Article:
Meet Kellen Gearon. He’s a West Seattle High School senior who’s asking for your help in the clothing drive he is launching tomorrow, to help local foster kids through Treehouse – which points out that foster children “get used to parting with familiar clothing and favorite toys, saying goodbye to family and friends, changing schools time and again.” While researching, he found out that the clothing allowance foster parents get maxes out at $300/year, and that state funding only covers 60 percent of the cost of basic care for foster kids. Donations collected by Kellen’s drive will go to the Treehouse Wearhouse, where foster kids “shop” – free – for must-have items including clothes, shoes, school supplies, books, and toys. (In 2009, he says, the Wearhouse distributed more than $1 million worth of such items to almost 3,000 foster children.) From Kellen’s open letter asking you to donate to his drive:
Here’s how you can help.
Donate new or gently worn clothing, shoes, and coats.
Pick up one or more gifts for a foster child.
Make a donation.
Purchase gifts for Treehouse kids from March 11, 2011 until March 25, 2011.
Please bring your donations to the drop-off sites listed below and I will make sure they get to Treehouse.
Menashe and Sons Jewelers: 4532 California Ave SW
West Seattle High School: 3000 California Ave SW
Can’t get to the store? You can still help by shopping the Treehouse donation catalog at http://www.treehouseforkids.org/make-gift. Don’t forget to put Kellen Gearon on the “Drive Host” line at check-out. You can also mail your [monetary] donation to Treehouse, or drop it off at one of the drop-off sites, Menashe and Sons Jewelers or West Seattle High School in the office.
Please feel free to contact me if you have any questions, and thank you for supporting kids in foster care.
At the dropoff spots, just look for bins like this:
Looks like the question Diane included with that rainbow photo from midmorning was accurate … Shelley sent a rainbow photo too, calling it the brightest one she’d ever seen:
And as of this past hour, the forecast wind has started rolling in – still bright, but also very blustery. The latest version of the ever-changing wind advisory says this will peak around “mid-afternoon” with those potential 50 mph gusts. No West Seattle power outages so far (we’ll keep an eye on the City Light map).
Drill rigs and vactor trucks are now at work in the 17 blocks of Sunrise Heights/Westwood where King County is proposing “green stormwater infrastructure” to reduce “combined sewer overflows” at the Barton Pump Station by the Fauntleroy ferry dock. As noted here last weekend, this is part of the planning/testing/design process – to find out more about the groundwater in the area, before the rain gardens, street trees and other elements of the project are designed and built (assuming it passes environmental review and is finalized mid-year). They’re scouting spots now for groundwater-monitoring wells; the drill rig pictured above was working on 32nd SW alongside Westside School (WSB sponsor) this morning (and had an interested audience at times, we’re told).
The community-outreach manager for the project, Maryann Petrocelli, is also going door to door with flyers to the 500 or so homes in the 17-block area (see the map here) for which the project is proposed, and she tells WSB that as she talks to residents, she’s also finding out anecdotal information that will help – a spring in a backyard, a chronically flooded basement. Where they’re not sure about utilities or other underground complications, they’re using vactor trucks to look beneath the surface – this one was on 34th near Trenton:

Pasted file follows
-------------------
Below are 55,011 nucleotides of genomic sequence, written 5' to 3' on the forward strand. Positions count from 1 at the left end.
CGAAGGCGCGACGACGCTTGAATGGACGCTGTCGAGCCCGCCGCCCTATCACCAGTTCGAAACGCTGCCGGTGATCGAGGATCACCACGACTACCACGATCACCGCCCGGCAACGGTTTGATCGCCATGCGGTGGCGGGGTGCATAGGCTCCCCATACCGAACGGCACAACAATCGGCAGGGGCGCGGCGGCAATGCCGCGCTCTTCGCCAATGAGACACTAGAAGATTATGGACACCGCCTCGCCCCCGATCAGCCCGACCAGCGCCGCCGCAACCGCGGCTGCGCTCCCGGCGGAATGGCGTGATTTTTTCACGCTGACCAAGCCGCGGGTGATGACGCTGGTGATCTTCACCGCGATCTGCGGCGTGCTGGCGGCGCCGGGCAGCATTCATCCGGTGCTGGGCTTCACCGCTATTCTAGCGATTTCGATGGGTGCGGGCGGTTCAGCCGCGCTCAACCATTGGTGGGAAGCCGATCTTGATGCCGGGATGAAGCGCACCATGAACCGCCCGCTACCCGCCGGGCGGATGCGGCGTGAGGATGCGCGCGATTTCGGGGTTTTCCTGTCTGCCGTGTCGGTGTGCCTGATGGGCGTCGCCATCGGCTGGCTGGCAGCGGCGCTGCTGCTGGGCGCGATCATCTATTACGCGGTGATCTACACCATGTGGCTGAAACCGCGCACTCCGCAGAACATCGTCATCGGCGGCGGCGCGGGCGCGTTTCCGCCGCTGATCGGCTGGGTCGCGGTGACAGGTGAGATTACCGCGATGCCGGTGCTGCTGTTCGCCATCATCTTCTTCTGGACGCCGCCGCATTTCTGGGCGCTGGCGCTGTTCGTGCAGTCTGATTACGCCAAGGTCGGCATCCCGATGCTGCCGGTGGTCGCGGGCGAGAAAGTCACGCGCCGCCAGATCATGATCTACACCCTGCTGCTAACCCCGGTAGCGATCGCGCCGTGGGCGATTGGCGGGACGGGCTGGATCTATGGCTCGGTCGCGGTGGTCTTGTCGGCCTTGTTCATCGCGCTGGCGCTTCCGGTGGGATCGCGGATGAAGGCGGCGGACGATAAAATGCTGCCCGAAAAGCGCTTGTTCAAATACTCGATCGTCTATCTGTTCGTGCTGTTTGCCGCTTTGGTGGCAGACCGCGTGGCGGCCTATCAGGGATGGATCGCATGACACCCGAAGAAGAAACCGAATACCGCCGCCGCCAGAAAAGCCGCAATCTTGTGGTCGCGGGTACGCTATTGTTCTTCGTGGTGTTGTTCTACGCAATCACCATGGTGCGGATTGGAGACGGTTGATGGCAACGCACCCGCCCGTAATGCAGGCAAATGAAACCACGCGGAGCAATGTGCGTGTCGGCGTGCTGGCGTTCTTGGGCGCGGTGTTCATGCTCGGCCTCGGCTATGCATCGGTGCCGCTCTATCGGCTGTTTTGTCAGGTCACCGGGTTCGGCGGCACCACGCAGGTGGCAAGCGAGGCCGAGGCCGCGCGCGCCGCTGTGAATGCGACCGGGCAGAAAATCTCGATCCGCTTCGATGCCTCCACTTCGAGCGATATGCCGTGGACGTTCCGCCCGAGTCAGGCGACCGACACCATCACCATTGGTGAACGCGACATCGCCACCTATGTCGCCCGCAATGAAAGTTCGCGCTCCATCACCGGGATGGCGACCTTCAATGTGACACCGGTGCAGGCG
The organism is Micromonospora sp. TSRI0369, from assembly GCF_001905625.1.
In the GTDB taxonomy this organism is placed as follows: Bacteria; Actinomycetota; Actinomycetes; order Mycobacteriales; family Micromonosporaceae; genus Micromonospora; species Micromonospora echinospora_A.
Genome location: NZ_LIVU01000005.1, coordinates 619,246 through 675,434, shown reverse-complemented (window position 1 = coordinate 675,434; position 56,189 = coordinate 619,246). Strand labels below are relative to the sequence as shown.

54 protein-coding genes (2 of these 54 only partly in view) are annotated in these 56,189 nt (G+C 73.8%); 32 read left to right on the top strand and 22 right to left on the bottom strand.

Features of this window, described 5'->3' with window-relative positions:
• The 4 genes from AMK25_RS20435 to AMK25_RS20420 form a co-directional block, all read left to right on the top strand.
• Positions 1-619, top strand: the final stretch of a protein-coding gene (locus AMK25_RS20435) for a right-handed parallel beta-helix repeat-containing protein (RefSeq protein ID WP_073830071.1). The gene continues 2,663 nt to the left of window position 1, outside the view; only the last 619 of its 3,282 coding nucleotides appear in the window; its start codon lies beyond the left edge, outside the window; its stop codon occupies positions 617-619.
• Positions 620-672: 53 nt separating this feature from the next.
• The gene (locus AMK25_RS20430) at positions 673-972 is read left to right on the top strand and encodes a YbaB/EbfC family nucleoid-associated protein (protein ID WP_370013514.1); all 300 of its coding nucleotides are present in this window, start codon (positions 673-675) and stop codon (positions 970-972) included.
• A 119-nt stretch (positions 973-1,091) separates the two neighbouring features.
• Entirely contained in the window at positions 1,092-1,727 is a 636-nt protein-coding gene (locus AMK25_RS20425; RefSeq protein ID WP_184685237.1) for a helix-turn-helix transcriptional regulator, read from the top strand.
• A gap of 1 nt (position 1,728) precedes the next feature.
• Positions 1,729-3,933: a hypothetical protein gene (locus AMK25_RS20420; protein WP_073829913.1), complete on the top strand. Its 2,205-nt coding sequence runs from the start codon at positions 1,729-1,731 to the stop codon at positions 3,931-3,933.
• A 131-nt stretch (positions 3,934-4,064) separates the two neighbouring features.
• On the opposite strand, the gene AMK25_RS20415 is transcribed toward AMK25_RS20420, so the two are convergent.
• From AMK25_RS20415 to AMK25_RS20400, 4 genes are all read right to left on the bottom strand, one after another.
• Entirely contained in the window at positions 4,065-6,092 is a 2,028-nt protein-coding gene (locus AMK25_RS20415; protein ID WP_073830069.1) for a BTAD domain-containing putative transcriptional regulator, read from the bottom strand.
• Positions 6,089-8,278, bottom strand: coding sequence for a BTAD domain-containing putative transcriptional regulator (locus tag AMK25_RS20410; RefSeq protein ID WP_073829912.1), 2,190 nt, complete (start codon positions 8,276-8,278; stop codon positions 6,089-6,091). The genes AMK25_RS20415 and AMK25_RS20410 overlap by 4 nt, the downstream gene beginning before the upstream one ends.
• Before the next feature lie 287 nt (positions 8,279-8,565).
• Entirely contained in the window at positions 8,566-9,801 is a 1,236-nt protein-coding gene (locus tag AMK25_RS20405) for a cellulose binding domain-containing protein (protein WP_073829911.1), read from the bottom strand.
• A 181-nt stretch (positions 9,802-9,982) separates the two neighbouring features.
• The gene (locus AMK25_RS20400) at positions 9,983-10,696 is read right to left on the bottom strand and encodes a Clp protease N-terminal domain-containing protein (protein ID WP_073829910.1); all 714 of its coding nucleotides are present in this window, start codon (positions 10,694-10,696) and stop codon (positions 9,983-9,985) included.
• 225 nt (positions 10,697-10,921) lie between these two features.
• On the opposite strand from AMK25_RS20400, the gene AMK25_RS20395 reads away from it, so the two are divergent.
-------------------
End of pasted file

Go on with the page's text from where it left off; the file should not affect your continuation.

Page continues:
Comments in our previous discussion brought up a troubled city raingarden project in Ballard; Petrocelli says the research and testing program for this one is designed to head off those kinds of problems. Meantime, the community meeting about what’s happening with the proposal is coming up at 6:30 pm April 6 at Westside School .
(Photos by Deanie Schwarz for WSB/WCN)
When WSB/White Center Now contributor Deanie Schwarz broke the news two weeks ago about reopening plans for the once-and-future Southgate Roller Rink in White Center, excitement ensued. So she has been checking back on what’s happening there. When she dropped by Wednesday, she discovered two updates – one including the sports stars who got their start at Southgate, the Rat City Rollergirls!
First, the renovation work is beginning: The photo above shows the 10,000-square-foot original maple floor under many coats of paint. A contractor with a stripping/sanding “tractor” will soon begin work; refinishing will then involve a unique urethane finish “which reacts specifically with the materials the skate wheels are made of,” Deanie reports, adding that the finishing touch will be a three-foot wall around the perimeter. Meantime, electrical work briefly exposed a bit of the old high ceiling (top right, in the photo):
That’s why it was “the Rollerdrome” in the ’30s. But its new managers do not have immediate plans to remove the newer dropped ceilings to expose the original beams; this was just a glimpse.
Now, on to the Rollergirls:
In Deanie’s photo, from left, RCRG chief operating officer Alyssa Hoppe, Jessica Ivey from the Grave Danger team, Josh Rhoads of new Southgate management, and “MaxMillion” from the Throttle Rockets team.
They told Deanie this was their first meeting to explore bringing RCRG back to the Southgate rink for special events offered to season-ticket holders (“The Rat Pack“). The discussions are in far too preliminary a stage for any details, even dates, but more talks will follow.